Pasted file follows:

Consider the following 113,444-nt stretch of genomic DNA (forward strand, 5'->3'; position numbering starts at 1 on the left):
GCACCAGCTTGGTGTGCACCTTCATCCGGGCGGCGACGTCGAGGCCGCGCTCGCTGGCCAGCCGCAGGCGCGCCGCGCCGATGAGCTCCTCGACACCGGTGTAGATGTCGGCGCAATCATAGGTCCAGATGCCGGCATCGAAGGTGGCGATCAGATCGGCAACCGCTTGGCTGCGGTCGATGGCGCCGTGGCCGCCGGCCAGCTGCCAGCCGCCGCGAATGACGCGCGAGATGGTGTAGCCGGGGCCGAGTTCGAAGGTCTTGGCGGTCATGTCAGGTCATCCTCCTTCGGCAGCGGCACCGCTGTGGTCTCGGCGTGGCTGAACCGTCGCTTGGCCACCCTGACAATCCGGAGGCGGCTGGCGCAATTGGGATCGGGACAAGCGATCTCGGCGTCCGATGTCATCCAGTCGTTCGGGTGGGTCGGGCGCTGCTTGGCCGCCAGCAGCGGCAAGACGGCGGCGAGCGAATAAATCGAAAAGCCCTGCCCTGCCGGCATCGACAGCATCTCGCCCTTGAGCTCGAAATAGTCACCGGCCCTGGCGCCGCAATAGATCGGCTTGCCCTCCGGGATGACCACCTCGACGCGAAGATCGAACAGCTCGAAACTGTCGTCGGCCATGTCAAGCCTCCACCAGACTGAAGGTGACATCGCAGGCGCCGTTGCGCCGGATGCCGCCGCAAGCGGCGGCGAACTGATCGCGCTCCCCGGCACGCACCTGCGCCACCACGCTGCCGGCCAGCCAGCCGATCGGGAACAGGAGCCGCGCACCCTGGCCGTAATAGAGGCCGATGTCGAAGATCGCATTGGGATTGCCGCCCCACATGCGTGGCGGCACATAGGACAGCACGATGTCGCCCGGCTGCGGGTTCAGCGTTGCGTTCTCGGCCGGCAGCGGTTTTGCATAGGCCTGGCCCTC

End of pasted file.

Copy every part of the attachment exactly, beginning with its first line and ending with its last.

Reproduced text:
Consider the following 113,444-nt stretch of genomic DNA (forward strand, 5'->3'; position numbering starts at 1 on the left):
GCACCAGCTTGGTGTGCACCTTCATCCGGGCGGCGACGTCGAGGCCGCGCTCGCTGGCCAGCCGCAGGCGCGCCGCGCCGATGAGCTCCTCGACACCGGTGTAGATGTCGGCGCAATCATAGGTCCAGATGCCGGCATCGAAGGTGGCGATCAGATCGGCAACCGCTTGGCTGCGGTCGATGGCGCCGTGGCCGCCGGCCAGCTGCCAGCCGCCGCGAATGACGCGCGAGATGGTGTAGCCGGGGCCGAGTTCGAAGGTCTTGGCGGTCATGTCAGGTCATCCTCCTTCGGCAGCGGCACCGCTGTGGTCTCGGCGTGGCTGAACCGTCGCTTGGCCACCCTGACAATCCGGAGGCGGCTGGCGCAATTGGGATCGGGACAAGCGATCTCGGCGTCCGATGTCATCCAGTCGTTCGGGTGGGTCGGGCGCTGCTTGGCCGCCAGCAGCGGCAAGACGGCGGCGAGCGAATAAATCGAAAAGCCCTGCCCTGCCGGCATCGACAGCATCTCGCCCTTGAGCTCGAAATAGTCACCGGCCCTGGCGCCGCAATAGATCGGCTTGCCCTCCGGGATGACCACCTCGACGCGAAGATCGAACAGCTCGAAACTGTCGTCGGCCATGTCAAGCCTCCACCAGACTGAAGGTGACATCGCAGGCGCCGTTGCGCCGGATGCCGCCGCAAGCGGCGGCGAACTGATCGCGCTCCCCGGCACGCACCTGCGCCACCACGCTGCCGGCCAGCCAGCCGATCGGGAACAGGAGCCGCGCACCCTGGCCGTAATAGAGGCCGATGTCGAAGATCGCATTGGGATTGCCGCCCCACATGCGTGGCGGCACATAGGACAGCACGATGTCGCCCGGCTGCGGGTTCAGCGTTGCGTTCTCGGCCGGCAGCGGTTTTGCATAGGCCTGGCCCTC